NZ leaders at sea over conversion therapy

Ben McKay
·2-min read

As Victoria moves to ban gay conversion therapy, the issue is causing political consternation in New Zealand.

Prime Minister Jacinda Ardern made an election commitment to outlaw the medically discredited practice of attempting to change a person's sexuality.

However, since winning re-election, Ms Ardern has yet to progress the ban, and has committed only to having legislation in parliament by the end of the year.

"We're working on the policy now, we'll be going out and consulting," Ms Ardern said in Whangarei on Friday.

"We know that conversion therapy has a harmful impact on our rainbow communities ... we have an obligation to fix the issue.

"If we don't get the law right we won't have the positive impact we need."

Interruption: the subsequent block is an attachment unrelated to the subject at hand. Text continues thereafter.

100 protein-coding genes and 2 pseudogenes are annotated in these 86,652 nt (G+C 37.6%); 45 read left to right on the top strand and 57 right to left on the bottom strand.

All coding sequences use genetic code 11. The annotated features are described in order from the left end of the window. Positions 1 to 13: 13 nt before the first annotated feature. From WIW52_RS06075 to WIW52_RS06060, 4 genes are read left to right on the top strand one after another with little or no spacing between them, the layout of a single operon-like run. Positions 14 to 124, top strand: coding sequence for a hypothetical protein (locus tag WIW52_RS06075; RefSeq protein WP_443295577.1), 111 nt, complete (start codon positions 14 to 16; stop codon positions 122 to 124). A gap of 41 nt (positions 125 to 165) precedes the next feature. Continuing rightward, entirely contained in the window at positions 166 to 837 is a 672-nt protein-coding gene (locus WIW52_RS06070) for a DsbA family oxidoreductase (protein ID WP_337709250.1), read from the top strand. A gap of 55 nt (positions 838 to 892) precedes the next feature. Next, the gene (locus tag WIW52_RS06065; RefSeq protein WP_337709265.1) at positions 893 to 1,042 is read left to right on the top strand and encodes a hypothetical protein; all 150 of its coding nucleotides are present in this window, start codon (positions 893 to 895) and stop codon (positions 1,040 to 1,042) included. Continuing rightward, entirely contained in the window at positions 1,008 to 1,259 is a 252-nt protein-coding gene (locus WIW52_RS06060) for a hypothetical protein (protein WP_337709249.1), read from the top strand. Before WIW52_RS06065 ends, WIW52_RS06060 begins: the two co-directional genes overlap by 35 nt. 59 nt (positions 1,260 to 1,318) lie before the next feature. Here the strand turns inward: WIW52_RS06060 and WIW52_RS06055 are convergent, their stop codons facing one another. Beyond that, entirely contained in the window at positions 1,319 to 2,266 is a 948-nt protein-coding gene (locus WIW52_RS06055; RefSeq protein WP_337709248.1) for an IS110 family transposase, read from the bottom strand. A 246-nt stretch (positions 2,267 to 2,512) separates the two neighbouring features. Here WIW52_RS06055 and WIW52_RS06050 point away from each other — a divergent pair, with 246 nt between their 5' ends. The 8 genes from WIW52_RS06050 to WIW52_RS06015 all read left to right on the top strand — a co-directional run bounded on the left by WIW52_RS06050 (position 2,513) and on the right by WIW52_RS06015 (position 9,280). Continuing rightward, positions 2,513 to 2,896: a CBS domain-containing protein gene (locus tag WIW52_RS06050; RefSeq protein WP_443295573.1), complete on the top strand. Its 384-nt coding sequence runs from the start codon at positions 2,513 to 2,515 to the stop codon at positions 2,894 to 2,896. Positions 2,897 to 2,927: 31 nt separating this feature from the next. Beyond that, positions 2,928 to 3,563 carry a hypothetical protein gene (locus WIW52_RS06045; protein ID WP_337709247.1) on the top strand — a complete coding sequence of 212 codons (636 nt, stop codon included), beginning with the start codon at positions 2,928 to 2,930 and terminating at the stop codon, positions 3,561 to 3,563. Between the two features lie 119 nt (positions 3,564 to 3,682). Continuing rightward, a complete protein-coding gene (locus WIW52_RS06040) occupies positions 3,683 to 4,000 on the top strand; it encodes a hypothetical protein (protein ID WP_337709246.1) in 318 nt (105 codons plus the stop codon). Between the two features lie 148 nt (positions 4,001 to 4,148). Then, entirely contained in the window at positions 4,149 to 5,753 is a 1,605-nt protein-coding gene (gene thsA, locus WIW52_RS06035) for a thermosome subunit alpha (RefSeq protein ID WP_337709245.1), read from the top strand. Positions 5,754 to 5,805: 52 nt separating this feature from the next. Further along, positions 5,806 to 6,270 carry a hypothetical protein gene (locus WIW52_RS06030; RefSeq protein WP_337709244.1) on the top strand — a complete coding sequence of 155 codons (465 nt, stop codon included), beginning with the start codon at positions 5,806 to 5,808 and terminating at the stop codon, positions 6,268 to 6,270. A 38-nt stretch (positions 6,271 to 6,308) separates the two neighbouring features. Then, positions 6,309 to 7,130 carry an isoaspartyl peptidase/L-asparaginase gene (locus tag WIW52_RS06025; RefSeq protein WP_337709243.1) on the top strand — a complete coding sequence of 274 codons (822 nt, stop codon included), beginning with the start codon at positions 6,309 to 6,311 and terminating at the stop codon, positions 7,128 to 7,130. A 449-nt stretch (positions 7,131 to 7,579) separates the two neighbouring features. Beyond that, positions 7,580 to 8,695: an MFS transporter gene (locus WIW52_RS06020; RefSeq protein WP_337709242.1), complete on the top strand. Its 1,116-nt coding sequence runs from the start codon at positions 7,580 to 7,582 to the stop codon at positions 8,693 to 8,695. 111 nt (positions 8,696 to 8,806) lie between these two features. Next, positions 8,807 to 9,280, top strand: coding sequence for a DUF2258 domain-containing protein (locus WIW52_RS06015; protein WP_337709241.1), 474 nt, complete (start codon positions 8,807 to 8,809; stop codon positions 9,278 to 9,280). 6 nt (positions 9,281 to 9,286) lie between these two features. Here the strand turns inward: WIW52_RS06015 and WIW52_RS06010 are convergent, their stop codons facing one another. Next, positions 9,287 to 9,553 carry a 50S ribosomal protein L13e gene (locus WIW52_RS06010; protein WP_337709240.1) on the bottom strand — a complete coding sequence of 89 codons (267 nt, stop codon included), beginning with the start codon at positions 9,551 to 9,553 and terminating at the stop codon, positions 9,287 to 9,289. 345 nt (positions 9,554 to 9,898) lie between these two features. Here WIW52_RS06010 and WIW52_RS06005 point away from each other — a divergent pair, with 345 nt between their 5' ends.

The Greens, which wants a ban and has signed a formal deal to support the government, have accused Labour of acting too slowly to enact the ban.

However, the opposition are at sea on the issue, unable to decide whether to support a ban or not.

National leader Judith Collins has spoken out against the practice, but the party holds concerns about whether criminalising it would work.

On Friday, former leader Simon Bridges raised eyebrows by saying banning the practice would be an attack on free speech.

"Everyone agrees that coercion, any sort of form of force is absolutely wrong," she said.

"I personally do have a wider concern here and that is freedom of speech.

"We have been very tolerant of different views ... with this and hate speech laws coming, we are moving down a track to a situation where it is actually cancel culture."

Speaking to AAP, Ms Collins said Mr Bridges' view confused her, saying she "didn't understand" his point, but he could make it at a caucus meeting to discuss the matter next Tuesday.

"It's a caucus decision. I see that Victoria's done it. I'll have a look at some of those debates too."